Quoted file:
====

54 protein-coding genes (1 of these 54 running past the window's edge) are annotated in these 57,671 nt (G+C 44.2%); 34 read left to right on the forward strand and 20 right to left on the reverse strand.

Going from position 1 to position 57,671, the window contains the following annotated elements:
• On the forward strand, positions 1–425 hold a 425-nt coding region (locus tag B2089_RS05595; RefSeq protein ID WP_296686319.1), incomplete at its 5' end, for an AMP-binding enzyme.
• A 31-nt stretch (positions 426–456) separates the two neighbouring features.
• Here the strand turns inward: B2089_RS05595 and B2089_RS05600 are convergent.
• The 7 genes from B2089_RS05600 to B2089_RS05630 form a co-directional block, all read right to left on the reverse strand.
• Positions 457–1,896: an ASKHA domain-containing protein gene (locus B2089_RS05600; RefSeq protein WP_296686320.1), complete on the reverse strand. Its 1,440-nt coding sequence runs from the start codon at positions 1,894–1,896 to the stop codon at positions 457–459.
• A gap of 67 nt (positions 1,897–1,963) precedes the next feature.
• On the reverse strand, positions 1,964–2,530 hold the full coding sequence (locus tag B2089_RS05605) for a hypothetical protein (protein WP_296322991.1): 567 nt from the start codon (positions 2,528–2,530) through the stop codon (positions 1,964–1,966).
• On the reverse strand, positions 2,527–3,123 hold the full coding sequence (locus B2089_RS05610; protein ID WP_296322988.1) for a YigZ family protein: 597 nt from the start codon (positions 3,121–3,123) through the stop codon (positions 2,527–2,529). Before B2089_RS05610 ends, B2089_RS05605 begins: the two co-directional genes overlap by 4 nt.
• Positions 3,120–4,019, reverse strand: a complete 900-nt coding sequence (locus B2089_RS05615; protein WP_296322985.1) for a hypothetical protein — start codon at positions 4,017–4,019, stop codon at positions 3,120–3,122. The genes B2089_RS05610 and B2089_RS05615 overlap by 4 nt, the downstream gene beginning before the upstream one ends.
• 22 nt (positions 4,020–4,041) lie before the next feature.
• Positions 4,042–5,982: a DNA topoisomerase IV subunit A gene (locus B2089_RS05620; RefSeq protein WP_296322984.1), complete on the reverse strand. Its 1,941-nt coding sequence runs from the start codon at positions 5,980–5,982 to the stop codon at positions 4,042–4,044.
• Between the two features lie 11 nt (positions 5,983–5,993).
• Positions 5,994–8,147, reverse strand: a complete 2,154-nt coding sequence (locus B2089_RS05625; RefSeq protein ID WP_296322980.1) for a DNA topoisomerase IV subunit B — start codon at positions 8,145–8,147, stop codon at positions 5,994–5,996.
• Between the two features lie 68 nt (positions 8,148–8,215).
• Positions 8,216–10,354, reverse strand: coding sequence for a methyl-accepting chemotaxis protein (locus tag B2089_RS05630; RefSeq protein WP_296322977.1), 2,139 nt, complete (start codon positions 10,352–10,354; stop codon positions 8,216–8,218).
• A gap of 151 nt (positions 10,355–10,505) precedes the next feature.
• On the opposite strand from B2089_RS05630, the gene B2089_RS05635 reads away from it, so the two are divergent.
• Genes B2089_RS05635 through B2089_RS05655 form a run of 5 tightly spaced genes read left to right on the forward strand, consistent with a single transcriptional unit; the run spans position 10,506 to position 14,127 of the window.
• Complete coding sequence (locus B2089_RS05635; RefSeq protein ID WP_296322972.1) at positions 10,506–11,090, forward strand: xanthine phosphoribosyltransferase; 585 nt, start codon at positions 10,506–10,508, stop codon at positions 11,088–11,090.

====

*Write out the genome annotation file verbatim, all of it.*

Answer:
54 protein-coding genes (1 of these 54 running past the window's edge) are annotated in these 57,671 nt (G+C 44.2%); 34 read left to right on the forward strand and 20 right to left on the reverse strand.

Going from position 1 to position 57,671, the window contains the following annotated elements:
• On the forward strand, positions 1–425 hold a 425-nt coding region (locus tag B2089_RS05595; RefSeq protein ID WP_296686319.1), incomplete at its 5' end, for an AMP-binding enzyme.
• A 31-nt stretch (positions 426–456) separates the two neighbouring features.
• Here the strand turns inward: B2089_RS05595 and B2089_RS05600 are convergent.
• The 7 genes from B2089_RS05600 to B2089_RS05630 form a co-directional block, all read right to left on the reverse strand.
• Positions 457–1,896: an ASKHA domain-containing protein gene (locus B2089_RS05600; RefSeq protein WP_296686320.1), complete on the reverse strand. Its 1,440-nt coding sequence runs from the start codon at positions 1,894–1,896 to the stop codon at positions 457–459.
• A gap of 67 nt (positions 1,897–1,963) precedes the next feature.
• On the reverse strand, positions 1,964–2,530 hold the full coding sequence (locus tag B2089_RS05605) for a hypothetical protein (protein WP_296322991.1): 567 nt from the start codon (positions 2,528–2,530) through the stop codon (positions 1,964–1,966).
• On the reverse strand, positions 2,527–3,123 hold the full coding sequence (locus B2089_RS05610; protein ID WP_296322988.1) for a YigZ family protein: 597 nt from the start codon (positions 3,121–3,123) through the stop codon (positions 2,527–2,529). Before B2089_RS05610 ends, B2089_RS05605 begins: the two co-directional genes overlap by 4 nt.
• Positions 3,120–4,019, reverse strand: a complete 900-nt coding sequence (locus B2089_RS05615; protein WP_296322985.1) for a hypothetical protein — start codon at positions 4,017–4,019, stop codon at positions 3,120–3,122. The genes B2089_RS05610 and B2089_RS05615 overlap by 4 nt, the downstream gene beginning before the upstream one ends.
• 22 nt (positions 4,020–4,041) lie before the next feature.
• Positions 4,042–5,982: a DNA topoisomerase IV subunit A gene (locus B2089_RS05620; RefSeq protein WP_296322984.1), complete on the reverse strand. Its 1,941-nt coding sequence runs from the start codon at positions 5,980–5,982 to the stop codon at positions 4,042–4,044.
• Between the two features lie 11 nt (positions 5,983–5,993).
• Positions 5,994–8,147, reverse strand: a complete 2,154-nt coding sequence (locus B2089_RS05625; RefSeq protein ID WP_296322980.1) for a DNA topoisomerase IV subunit B — start codon at positions 8,145–8,147, stop codon at positions 5,994–5,996.
• Between the two features lie 68 nt (positions 8,148–8,215).
• Positions 8,216–10,354, reverse strand: coding sequence for a methyl-accepting chemotaxis protein (locus tag B2089_RS05630; RefSeq protein WP_296322977.1), 2,139 nt, complete (start codon positions 10,352–10,354; stop codon positions 8,216–8,218).
• A gap of 151 nt (positions 10,355–10,505) precedes the next feature.
• On the opposite strand from B2089_RS05630, the gene B2089_RS05635 reads away from it, so the two are divergent.
• Genes B2089_RS05635 through B2089_RS05655 form a run of 5 tightly spaced genes read left to right on the forward strand, consistent with a single transcriptional unit; the run spans position 10,506 to position 14,127 of the window.
• Complete coding sequence (locus B2089_RS05635; RefSeq protein ID WP_296322972.1) at positions 10,506–11,090, forward strand: xanthine phosphoribosyltransferase; 585 nt, start codon at positions 10,506–10,508, stop codon at positions 11,088–11,090.